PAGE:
In fact, Common Core was never about excellence or competing internationally; it was about helping low-performing states improve. It was an admirable goal—until it became clear that it would also cause performance in high-performing states to decline. This was no strategy to be globally competitive, as A Nation at Risk had called for.

Common Core standards were indeed an improvement over what existed in some low-performing states, but inferior to what was already in place in Massachusetts and other higher performing states. Indiana, Minnesota, California, and Utah, for example, had superior math standards, but Common Core sought to brush aside exemplary state standards in favor of the same Beltway banalities about nationalizing workforce development that have plagued K-12 education for generations.

The graphs below show that in the period from adoption of Common Core until just before the COVID pandemic, NAEP scores improved in about thirty percent of states and fell in about seventy percent. Correlation is not causality, but it’s hard to miss the fact that the states that improved were largely very low-performing to begin with, while most better-performing states were among the two-thirds that experienced academic declines in both reading and math.

In Massachusetts, for example, aggregated fourth- and eighth-grade NAEP math scores fell by 5.8 points between 2011 and 2019, more than in all but seventeen states. Reading was even worse. The decline of 7.9 points was larger than in all but fourteen states.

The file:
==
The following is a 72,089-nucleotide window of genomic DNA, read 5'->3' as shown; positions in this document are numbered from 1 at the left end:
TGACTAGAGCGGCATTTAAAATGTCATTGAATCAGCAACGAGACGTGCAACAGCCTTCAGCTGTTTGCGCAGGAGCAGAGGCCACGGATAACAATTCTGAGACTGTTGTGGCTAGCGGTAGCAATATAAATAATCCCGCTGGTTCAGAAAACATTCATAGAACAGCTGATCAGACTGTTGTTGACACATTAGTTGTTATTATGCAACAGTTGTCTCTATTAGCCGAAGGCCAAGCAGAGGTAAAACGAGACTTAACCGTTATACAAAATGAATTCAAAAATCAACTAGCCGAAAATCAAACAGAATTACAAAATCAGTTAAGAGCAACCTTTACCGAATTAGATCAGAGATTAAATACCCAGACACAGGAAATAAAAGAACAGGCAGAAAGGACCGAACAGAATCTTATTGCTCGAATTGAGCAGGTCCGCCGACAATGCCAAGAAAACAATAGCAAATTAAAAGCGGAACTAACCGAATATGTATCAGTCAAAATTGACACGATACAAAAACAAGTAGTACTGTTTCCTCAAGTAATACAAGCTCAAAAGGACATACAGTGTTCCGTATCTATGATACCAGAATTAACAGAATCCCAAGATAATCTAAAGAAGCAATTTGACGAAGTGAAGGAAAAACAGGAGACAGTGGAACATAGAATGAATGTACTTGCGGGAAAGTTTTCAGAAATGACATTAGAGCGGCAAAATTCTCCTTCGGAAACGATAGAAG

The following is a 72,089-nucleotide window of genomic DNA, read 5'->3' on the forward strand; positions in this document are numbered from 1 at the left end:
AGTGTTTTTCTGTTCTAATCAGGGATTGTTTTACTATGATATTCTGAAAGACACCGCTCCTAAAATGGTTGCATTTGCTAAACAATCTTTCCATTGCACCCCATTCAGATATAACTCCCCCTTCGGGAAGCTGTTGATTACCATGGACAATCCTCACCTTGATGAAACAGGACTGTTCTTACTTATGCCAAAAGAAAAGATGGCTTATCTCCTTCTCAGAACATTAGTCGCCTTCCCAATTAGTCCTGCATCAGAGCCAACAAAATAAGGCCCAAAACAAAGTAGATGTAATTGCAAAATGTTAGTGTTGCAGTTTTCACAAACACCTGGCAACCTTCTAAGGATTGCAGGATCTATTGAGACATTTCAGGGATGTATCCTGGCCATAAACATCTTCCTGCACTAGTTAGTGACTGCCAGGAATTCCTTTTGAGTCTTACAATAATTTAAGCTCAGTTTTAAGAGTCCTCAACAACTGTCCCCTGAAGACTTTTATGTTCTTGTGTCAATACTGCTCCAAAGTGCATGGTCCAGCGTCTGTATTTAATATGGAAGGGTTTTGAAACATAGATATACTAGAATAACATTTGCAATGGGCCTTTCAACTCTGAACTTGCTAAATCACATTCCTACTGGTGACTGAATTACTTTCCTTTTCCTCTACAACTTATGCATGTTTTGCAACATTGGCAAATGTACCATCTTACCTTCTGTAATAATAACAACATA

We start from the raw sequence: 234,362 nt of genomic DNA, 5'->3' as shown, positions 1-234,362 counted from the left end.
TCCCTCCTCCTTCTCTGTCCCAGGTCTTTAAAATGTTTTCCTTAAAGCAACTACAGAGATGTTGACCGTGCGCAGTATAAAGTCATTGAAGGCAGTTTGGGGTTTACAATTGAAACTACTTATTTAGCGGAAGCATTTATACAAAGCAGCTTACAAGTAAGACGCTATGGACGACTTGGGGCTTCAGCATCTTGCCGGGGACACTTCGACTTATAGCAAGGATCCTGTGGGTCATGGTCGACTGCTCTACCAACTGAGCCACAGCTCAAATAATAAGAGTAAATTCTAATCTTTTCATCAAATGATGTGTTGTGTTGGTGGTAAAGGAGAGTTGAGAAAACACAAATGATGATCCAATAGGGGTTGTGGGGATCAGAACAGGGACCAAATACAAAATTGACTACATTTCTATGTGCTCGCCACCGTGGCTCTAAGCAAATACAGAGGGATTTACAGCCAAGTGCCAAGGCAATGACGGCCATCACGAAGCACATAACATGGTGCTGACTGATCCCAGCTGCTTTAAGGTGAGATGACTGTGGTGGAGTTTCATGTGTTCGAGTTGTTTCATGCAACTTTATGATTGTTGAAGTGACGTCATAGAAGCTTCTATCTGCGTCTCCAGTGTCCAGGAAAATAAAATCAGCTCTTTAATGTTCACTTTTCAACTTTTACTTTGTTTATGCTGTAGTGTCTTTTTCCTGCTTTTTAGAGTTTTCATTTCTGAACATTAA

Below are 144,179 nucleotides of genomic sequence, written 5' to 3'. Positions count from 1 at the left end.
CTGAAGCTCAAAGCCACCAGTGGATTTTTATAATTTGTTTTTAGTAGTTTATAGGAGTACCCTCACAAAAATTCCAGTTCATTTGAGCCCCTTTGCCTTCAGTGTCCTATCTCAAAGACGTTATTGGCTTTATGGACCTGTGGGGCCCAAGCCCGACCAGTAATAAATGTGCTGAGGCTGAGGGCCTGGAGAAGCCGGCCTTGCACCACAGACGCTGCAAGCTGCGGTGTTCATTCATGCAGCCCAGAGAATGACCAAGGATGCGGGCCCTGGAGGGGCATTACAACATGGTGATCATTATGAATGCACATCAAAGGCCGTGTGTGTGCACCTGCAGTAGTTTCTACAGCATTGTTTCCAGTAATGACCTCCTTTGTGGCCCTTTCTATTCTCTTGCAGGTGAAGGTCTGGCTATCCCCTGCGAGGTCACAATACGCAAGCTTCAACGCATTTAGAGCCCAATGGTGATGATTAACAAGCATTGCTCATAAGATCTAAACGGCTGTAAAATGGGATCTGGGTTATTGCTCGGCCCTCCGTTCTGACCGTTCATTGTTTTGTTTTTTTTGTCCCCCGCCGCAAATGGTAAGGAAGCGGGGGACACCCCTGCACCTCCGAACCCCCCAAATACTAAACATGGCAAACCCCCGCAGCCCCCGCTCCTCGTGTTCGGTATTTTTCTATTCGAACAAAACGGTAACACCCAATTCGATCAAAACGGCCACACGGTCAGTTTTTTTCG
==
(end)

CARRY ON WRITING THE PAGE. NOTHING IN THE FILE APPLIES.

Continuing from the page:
The impulse to punish high achievers has for too long dogged K-12 public education policy and caused the United States to be less competitive in the global economy.

The reality is that the architects of Common Core, or any national standards effort, couldn’t replicate the success of states like Massachusetts because, constitutionally, the federal government has no control over key variables such as state and local funding (which comprises ninety percent of K-12 financing), teacher testing, and other state accountability mechanisms. Rather than attempting to replicate high academic expectations, they doubled down on mediocrity to corral as many states as possible into Common Core’s uniformity.